Last week I noted here the mixed reception from former astronauts to a the recent policy paper by George Abbey and Neal Lane, one that proposed foregoing a return to the Moon in favor of more of an emphasis on energy and environment research, as well as long-term planning for missions to near Earth objects. What other response has that report generated?
I had an opportunity last weekend at the AAAS conference in Chicago to ask Lane, after a panel session about the future of the OSTP (Lane was President Clinton’s science advisor), what sort of feedback he’d received. “Mostly favorable,” he said. He alluded to Cernan’s opposition to the proposal that was published by the Houston Chronicle, but wasn’t surprised since Cernan is “still kind of a space nut. He wants to go go go, out to Mars.”
Lane, by comparison, doesn’t think the nation is interested in human missions to the Moon and Mars. “It would be fine to go to the Moon if there was a reason to go to the Moon, and the people wanted to, but they don’t,” he claimed. “People don’t care about going back to the Moon and there’s no rationale for going back to the Moon. I would really like to see NASA go forward in a big way and have a larger and more exciting space program. But right now there’s not the support for it, and NASA’s flailing.”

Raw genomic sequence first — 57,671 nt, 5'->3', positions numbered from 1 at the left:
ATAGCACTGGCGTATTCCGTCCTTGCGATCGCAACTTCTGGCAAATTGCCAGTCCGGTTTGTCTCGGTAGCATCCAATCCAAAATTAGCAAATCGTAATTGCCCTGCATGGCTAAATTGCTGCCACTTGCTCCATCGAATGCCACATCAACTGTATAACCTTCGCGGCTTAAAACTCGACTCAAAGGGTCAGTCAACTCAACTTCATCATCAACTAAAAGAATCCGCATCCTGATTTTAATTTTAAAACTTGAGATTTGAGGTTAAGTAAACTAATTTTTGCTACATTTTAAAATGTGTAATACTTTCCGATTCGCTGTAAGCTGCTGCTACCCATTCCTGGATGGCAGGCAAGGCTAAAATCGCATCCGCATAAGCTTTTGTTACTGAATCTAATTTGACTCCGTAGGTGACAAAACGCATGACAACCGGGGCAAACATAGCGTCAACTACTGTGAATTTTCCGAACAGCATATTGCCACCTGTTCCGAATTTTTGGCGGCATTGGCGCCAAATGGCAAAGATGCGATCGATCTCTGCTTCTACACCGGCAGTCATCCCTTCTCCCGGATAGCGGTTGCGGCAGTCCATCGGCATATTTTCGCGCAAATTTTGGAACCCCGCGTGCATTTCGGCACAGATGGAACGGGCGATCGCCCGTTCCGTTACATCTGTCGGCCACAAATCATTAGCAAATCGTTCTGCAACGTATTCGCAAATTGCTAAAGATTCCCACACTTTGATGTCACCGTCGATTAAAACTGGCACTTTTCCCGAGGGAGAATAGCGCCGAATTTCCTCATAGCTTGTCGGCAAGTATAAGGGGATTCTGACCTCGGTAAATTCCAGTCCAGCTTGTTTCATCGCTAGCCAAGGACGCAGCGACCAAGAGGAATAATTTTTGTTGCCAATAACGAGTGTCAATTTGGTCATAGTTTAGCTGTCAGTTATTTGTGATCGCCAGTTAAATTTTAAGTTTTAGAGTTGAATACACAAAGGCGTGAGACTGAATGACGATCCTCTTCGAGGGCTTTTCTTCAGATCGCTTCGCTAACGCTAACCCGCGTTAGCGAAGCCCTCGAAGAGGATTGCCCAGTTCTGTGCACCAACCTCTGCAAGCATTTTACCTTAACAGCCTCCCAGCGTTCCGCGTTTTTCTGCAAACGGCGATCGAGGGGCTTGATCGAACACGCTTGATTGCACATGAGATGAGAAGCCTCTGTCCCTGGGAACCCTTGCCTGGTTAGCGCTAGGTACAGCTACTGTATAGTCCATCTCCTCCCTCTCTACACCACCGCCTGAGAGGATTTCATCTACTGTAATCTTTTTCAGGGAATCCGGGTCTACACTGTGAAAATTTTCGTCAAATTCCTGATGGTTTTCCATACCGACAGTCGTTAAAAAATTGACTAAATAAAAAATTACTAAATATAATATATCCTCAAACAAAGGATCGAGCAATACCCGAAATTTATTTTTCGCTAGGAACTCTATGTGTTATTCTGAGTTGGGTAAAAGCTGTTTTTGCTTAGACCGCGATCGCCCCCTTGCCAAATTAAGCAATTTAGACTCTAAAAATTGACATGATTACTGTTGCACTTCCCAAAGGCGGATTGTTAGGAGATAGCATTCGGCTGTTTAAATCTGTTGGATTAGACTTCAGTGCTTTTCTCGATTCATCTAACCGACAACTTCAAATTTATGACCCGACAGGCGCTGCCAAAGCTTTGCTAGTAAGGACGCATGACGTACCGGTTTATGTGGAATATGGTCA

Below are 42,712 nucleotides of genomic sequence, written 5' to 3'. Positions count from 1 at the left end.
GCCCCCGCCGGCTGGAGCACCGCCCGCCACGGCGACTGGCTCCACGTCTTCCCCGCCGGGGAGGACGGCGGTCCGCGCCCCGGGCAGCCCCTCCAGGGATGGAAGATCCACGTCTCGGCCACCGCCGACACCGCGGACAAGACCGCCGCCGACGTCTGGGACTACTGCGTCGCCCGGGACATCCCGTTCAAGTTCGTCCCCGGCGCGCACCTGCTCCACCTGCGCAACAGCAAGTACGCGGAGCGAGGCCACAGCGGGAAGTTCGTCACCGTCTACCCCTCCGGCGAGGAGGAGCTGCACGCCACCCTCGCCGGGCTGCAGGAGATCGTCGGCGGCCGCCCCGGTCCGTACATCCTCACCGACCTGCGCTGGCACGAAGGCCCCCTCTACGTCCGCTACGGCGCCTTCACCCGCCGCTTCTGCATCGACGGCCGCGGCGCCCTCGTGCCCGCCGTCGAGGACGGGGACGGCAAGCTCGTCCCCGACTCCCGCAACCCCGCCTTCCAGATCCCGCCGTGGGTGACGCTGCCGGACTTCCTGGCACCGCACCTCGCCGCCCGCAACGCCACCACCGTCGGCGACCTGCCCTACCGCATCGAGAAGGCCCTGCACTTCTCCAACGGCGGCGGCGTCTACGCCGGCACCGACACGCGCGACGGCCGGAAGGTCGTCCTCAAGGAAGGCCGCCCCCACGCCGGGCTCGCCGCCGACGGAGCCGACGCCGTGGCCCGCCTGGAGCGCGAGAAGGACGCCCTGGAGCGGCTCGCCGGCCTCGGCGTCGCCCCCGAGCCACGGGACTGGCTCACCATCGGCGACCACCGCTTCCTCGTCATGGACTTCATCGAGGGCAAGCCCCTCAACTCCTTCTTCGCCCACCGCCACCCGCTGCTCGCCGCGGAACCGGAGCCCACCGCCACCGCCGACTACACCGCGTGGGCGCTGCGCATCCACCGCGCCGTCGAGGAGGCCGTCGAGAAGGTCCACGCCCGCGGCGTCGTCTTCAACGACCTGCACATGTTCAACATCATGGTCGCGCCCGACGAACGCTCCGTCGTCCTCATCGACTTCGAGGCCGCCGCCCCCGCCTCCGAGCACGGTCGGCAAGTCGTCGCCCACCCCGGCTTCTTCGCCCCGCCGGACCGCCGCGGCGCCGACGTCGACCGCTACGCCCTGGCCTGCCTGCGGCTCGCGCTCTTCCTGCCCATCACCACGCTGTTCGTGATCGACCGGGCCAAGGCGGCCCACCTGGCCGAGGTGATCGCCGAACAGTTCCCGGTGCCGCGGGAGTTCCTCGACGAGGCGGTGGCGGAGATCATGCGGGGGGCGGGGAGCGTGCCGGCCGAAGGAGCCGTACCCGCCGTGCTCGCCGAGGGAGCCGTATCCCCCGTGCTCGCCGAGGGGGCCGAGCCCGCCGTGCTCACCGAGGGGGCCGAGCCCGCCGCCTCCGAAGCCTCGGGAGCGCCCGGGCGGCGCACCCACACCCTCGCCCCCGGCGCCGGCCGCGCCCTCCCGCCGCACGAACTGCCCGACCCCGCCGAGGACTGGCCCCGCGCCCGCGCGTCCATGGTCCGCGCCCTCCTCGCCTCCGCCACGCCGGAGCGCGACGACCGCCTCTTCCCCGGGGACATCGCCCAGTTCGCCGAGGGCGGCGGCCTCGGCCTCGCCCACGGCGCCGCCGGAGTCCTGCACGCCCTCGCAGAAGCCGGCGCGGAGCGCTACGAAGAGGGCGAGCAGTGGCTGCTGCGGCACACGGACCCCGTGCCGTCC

That’s why, he said, he and Abbey decided that NASA would be better advised to focus on “solving the energy problem” and build public support for the agency that could be leveraged for other missions in the future. “If we keep blowing all our money on Constellation there will be nothing left,” he said. “Our hope was to put something out there that would actually be good for NASA, helpful, and give it a solid foundation to build from again until the American people get excited again about space exploration.”
Lane said he hasn’t gotten any feedback from the Obama Administration about the study, but he believes that the administration will change course from the current exploration architecture. “I think it’s clear since Mike [Griffin] left that they don’t intend to go down the same road,” he said. “If you were going to just continue, why not keep him in, right?”
So who might replace Griffin as administrator? Lane said he didn’t have any insights. “They’ve looked at some capable people. I don’t know if they’re going down a long list and having trouble finding anybody willing to do it, or if it’s something with the vetting, or something else. I don’t really know what’s going on right now. With [presidential science advisor] John Holdren in place now I suspect he’ll give a high priority to finding somebody, because he certainly cares, and he knows the agency needs leadership.”